What is Pneumonia?

Pneumonia is the medical term used for inflammation in the lungs, which makes the tiny air sacs in your lungs called alveoli, fill up with fluid. This makes it difficult to breathe and get enough oxygen into your body.

Pneumonia is usually caused by an infection. Most infections that lead to pneumonia are bacterial but some viruses, like coronavirus (COVID-19) can also cause pneumonia in severe cases. There is an overview of pneumonia on the NHS website.

Who does Pneumonia affect?

Pneumonia can affect anyone who gets an infection in their lungs, but you are more likely to develop pneumonia if you are older, if you already have a lung condition or other long-term health condition.

Pneumonia can also affect people who are already in hospital for other problems. This occurs for a few reasons, including the use of mechanical ventilators or because often people in hospital are already quite poorly and their ability to fight off infection is weak due to a weakened immune system. 

What are the symptoms of Pneumonia?

The symptoms of pneumonia are very similar to symptoms of flu or a chest infection. Pneumonia can also feel like a COPD or bronchiectasis flare up. You may gradually start to feel more and more poorly, or it can develop very quickly over 24 to 48 hours.

If you have the common symptoms listed below you can get advice from the NHS 111 service or make an urgent appointment to see your GP, particularly if you already have another lung condition that puts you at greater risk of pneumonia. Your GP might be able to diagnose pneumonia by listening to your chest, or you might need an x-ray. If you don’t have a GP, you can search for local GP services on the Service Finder web page.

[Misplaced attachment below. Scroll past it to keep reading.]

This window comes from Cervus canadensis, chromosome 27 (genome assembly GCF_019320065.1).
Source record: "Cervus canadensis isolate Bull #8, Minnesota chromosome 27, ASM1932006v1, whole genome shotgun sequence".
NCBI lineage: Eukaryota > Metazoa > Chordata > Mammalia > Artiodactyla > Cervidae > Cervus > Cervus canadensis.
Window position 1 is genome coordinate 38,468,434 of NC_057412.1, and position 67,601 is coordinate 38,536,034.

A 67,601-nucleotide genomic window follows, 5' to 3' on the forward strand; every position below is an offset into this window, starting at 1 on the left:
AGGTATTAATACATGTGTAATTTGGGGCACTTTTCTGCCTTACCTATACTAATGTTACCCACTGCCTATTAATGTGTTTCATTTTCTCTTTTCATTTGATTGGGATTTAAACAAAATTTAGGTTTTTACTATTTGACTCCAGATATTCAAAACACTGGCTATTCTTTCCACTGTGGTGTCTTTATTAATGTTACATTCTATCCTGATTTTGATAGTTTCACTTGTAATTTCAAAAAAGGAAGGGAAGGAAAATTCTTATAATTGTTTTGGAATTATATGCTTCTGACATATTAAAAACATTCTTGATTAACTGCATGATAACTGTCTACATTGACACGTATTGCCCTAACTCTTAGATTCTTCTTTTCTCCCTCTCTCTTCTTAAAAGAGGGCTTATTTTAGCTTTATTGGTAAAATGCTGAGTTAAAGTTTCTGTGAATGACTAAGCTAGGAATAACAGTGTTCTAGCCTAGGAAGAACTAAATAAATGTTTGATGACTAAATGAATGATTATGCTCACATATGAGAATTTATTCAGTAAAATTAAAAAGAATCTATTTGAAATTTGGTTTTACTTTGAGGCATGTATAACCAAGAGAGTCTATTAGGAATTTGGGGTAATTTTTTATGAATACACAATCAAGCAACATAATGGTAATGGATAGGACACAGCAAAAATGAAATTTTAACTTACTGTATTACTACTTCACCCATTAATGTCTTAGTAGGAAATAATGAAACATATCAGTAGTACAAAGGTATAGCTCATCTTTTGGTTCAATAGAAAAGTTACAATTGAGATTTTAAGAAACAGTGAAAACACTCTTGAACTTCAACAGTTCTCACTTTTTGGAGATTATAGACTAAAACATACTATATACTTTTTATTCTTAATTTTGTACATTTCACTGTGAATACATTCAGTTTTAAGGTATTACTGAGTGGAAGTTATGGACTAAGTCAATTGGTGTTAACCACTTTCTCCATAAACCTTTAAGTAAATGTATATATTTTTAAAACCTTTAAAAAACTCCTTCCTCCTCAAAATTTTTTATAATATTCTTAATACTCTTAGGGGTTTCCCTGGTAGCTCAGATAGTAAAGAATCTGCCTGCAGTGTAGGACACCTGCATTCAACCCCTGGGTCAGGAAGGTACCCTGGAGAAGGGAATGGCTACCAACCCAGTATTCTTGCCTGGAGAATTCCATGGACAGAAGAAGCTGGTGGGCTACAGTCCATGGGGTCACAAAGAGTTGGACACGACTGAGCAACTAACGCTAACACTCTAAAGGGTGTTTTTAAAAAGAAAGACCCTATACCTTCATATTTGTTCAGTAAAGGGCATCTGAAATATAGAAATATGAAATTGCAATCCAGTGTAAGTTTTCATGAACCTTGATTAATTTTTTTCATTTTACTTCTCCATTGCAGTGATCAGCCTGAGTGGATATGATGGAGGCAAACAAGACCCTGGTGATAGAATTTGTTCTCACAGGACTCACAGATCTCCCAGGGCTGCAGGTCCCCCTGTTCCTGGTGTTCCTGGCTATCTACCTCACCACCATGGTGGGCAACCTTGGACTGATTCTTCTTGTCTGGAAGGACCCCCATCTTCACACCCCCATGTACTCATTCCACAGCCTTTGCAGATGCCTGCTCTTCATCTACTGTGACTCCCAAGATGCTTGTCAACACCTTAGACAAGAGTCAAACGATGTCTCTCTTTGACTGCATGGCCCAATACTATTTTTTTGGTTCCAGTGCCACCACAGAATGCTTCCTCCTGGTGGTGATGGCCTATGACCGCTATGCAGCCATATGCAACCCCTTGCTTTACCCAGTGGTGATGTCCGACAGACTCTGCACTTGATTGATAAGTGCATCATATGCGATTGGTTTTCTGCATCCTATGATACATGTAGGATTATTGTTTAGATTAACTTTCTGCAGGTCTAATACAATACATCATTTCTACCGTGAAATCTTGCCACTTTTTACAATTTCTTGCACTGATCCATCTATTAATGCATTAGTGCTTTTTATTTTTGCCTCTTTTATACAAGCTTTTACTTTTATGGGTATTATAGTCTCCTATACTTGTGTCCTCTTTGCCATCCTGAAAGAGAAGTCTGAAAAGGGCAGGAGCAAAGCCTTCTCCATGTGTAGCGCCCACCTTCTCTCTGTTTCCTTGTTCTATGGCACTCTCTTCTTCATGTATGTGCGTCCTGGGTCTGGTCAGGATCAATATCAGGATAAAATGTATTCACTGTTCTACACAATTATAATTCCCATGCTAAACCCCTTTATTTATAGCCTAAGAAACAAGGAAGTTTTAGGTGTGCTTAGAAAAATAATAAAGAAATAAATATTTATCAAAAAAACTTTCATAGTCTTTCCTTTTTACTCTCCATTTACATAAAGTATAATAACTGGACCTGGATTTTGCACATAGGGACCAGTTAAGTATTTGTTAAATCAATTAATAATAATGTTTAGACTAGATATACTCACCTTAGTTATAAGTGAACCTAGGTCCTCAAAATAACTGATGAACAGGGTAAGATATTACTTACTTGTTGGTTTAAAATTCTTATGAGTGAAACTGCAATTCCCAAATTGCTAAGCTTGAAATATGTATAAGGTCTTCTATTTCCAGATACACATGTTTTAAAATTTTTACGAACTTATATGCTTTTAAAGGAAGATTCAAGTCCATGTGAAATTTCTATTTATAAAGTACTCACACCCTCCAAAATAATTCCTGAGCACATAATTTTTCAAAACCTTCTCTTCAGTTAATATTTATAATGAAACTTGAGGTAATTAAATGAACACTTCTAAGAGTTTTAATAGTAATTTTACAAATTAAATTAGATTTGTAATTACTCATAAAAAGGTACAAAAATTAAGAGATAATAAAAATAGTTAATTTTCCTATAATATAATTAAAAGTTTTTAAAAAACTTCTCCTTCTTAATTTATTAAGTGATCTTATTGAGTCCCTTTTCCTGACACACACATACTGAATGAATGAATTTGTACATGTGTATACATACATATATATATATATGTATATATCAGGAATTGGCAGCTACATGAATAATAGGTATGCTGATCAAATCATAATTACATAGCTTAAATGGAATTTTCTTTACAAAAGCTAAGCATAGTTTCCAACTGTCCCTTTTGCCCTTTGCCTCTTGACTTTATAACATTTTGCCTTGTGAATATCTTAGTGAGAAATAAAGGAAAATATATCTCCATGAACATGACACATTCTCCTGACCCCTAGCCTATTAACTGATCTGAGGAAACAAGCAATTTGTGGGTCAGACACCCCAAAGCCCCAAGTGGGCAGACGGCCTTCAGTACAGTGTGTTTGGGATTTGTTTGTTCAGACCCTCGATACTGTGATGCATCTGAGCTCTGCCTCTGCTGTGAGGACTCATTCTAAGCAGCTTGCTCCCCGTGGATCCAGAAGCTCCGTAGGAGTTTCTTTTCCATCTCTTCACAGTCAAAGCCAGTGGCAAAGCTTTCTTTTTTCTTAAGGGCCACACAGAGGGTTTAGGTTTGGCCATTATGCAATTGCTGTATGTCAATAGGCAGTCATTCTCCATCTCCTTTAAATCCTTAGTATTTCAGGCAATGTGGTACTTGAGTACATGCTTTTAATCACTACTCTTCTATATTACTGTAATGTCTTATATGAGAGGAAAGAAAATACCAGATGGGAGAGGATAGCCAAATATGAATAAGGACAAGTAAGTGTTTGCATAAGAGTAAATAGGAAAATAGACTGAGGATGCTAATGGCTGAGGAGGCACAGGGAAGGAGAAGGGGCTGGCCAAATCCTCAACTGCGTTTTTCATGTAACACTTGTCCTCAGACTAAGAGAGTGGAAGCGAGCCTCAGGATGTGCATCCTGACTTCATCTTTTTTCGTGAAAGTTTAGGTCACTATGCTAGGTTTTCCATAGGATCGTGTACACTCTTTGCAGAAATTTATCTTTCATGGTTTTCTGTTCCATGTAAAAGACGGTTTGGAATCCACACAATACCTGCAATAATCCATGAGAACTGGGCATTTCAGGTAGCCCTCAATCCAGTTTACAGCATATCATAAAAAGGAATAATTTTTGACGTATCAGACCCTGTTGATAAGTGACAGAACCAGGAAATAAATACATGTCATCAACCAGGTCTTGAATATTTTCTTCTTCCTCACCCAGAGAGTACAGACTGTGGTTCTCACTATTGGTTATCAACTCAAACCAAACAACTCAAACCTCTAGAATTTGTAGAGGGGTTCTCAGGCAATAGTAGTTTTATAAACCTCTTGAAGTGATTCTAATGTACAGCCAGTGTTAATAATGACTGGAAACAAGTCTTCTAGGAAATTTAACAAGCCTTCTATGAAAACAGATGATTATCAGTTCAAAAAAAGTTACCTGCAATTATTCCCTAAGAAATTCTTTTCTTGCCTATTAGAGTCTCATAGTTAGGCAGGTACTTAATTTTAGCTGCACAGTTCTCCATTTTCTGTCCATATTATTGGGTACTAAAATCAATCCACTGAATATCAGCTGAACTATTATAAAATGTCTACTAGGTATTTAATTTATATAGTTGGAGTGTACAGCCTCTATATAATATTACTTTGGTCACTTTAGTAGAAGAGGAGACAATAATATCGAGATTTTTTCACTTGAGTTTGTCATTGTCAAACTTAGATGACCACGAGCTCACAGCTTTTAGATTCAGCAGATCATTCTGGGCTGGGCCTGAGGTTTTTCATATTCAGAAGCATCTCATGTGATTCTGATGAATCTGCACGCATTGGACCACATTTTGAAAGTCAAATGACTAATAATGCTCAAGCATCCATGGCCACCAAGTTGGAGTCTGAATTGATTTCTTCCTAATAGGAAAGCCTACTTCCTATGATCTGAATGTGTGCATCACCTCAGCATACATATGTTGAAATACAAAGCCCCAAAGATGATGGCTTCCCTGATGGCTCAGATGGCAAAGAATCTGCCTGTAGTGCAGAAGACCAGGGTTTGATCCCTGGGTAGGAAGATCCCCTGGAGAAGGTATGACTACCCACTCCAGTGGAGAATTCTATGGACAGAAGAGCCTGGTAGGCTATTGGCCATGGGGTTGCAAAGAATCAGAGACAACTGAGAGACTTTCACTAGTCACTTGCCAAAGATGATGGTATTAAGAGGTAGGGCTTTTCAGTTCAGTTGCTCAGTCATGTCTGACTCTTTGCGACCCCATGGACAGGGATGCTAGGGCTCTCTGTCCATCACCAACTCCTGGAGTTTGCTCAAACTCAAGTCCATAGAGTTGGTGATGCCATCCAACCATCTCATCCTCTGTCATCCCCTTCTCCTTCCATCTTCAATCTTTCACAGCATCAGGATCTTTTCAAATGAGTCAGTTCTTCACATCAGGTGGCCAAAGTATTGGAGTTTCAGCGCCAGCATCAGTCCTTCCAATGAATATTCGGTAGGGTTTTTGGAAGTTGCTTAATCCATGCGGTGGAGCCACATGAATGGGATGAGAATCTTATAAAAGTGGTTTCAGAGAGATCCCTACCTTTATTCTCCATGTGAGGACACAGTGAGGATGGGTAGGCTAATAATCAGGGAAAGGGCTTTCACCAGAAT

If you, or someone you are caring for, has chest pain, a rapid heartbeat, quick breathing or confusion, get urgent advice from NHS 111 or call 999.

Common symptoms of pneumonia include:

Symptoms of severe pneumonia include: 

How is Pneumonia treated?

How pneumonia is treated depends on how severe it is and if you have any other conditions. People who were generally healthy and well before they developed pneumonia should respond well to treatment and recover quickly.

Mild pneumonia can usually be treated at home by:

  • Getting plenty of rest
  • Antibiotic tablets (only if the pneumonia is likely to be caused by a bacterial infection)
  • Drinking plenty of fluids

If you already have a lung condition, you are more at risk from severe pneumonia, which may need to be treated in hospital, so that you can have antibiotics and fluids given to you on a drip. Hospital-acquired pneumonia requires different, very strong antibiotics. In severe cases of pneumonia, supplementary oxygen/mechanical ventilation may be needed.Find out more about treatments for pneumonia.

What can I do to protect myself from Pneumonia?

If you have a lung condition that puts you at greater risk of pneumonia, there are a few things you can do to help prevent it happening to you. 

What should I do if I feel unwell?

If you are worried that you have symptoms of pneumonia, seek medical advice using the NHS 111 service, or by making an appointment with your GP. If you or someone you are caring for has chest pain, a rapid heartbeat, fast breathing and/or confusion get urgent medical advice or phone 999.